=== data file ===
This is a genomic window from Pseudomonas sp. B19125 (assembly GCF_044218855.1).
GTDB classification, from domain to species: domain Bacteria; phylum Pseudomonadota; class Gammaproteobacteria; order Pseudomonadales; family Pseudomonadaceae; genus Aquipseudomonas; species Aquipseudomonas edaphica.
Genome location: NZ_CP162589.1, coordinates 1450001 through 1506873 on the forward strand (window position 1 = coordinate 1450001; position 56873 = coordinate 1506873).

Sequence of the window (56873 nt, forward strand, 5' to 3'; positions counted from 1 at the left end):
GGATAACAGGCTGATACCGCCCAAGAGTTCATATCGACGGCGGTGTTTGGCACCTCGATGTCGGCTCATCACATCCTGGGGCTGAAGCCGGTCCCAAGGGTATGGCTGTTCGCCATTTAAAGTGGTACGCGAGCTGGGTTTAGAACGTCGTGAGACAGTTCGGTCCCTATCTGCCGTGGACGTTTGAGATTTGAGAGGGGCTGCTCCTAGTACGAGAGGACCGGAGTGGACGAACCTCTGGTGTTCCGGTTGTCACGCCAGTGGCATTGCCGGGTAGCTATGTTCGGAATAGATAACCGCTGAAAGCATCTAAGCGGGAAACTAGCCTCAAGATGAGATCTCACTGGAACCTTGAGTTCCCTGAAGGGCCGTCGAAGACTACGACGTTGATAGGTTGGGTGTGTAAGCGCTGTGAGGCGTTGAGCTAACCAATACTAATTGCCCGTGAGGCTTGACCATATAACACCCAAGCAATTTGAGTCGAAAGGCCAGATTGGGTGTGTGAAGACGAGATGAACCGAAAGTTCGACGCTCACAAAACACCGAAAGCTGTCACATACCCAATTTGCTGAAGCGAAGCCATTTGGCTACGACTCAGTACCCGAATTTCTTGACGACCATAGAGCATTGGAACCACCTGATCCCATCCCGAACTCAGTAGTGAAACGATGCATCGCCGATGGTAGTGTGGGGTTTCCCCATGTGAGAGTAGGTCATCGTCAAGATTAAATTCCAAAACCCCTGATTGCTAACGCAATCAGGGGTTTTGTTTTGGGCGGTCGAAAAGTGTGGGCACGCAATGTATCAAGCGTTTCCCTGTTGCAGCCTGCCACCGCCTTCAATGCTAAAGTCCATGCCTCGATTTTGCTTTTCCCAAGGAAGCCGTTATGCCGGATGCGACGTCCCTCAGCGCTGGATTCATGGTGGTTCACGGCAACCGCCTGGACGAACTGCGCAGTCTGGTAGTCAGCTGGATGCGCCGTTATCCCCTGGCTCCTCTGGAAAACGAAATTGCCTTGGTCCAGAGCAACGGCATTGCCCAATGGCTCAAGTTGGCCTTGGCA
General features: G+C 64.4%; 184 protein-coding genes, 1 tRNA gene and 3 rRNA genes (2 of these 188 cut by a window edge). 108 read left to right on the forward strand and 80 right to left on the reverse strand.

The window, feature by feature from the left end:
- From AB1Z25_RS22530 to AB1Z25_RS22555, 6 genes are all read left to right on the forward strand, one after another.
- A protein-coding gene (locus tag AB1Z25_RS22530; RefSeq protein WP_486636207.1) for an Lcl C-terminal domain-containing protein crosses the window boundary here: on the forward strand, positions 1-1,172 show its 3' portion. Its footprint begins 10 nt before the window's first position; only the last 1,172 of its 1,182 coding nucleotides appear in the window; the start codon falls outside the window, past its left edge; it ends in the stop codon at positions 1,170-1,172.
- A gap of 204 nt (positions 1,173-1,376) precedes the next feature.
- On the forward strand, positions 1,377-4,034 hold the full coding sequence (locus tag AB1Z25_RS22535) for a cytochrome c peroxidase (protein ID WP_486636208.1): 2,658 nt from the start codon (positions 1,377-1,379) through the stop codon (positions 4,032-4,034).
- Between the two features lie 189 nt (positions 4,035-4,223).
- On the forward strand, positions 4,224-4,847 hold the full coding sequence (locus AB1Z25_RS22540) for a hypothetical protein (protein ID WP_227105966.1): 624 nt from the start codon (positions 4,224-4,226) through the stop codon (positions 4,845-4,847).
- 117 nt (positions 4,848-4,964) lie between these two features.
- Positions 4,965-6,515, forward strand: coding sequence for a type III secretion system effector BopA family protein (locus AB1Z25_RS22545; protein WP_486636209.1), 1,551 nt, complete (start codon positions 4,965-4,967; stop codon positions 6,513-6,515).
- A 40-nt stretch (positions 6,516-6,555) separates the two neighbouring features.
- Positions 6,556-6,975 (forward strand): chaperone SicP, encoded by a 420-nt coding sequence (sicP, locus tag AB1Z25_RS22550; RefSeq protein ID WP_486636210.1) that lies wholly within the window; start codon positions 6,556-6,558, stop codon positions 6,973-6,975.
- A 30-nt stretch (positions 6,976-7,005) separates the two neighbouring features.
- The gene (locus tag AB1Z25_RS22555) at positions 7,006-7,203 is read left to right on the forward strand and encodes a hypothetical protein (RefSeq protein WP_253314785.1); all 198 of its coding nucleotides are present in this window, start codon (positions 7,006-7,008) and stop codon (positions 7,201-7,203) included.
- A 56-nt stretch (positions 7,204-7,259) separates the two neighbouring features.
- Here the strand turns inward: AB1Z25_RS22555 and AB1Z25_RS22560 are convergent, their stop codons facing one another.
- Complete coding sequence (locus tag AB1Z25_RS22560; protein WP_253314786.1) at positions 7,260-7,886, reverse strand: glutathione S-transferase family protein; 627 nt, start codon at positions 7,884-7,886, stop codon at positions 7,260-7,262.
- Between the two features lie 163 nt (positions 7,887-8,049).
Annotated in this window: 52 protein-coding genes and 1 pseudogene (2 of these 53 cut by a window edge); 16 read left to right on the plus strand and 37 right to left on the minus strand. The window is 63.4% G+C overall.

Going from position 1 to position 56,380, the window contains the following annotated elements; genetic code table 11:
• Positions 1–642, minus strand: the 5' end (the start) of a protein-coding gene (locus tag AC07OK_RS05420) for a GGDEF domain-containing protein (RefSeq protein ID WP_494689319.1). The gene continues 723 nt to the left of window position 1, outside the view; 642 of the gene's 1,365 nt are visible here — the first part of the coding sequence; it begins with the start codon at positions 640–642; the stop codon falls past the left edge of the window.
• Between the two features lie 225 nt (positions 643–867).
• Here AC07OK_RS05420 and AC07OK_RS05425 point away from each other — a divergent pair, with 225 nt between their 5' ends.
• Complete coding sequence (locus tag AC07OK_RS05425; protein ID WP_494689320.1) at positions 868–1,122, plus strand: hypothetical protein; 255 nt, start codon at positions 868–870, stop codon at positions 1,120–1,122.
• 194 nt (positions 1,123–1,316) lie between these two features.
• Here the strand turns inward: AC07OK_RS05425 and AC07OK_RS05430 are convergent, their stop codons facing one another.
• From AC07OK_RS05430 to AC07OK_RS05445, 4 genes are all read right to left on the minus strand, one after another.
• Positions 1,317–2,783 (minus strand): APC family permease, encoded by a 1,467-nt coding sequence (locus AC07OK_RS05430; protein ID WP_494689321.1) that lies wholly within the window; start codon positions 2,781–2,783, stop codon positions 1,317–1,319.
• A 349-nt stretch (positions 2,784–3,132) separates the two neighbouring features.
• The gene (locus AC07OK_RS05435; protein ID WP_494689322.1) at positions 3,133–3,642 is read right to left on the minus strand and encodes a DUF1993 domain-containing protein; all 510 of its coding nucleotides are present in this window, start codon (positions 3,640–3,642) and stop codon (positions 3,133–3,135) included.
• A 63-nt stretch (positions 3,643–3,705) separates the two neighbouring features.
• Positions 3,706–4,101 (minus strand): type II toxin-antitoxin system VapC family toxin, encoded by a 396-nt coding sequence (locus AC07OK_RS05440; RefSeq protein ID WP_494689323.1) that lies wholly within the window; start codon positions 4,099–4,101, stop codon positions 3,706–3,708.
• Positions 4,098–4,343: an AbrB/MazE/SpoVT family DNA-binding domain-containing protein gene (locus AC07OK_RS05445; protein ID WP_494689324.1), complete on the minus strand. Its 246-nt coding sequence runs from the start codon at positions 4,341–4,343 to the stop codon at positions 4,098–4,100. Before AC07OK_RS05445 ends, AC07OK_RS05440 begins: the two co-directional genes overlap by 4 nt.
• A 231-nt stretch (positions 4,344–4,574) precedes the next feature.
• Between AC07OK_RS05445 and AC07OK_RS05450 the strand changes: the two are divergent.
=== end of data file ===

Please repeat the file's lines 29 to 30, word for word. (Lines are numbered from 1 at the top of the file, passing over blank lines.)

• Complete coding sequence (locus tag AC07OK_RS05425; protein ID WP_494689320.1) at positions 868–1,122, plus strand: hypothetical protein; 255 nt, start codon at positions 868–870, stop codon at positions 1,120–1,122.
• 194 nt (positions 1,123–1,316) lie between these two features.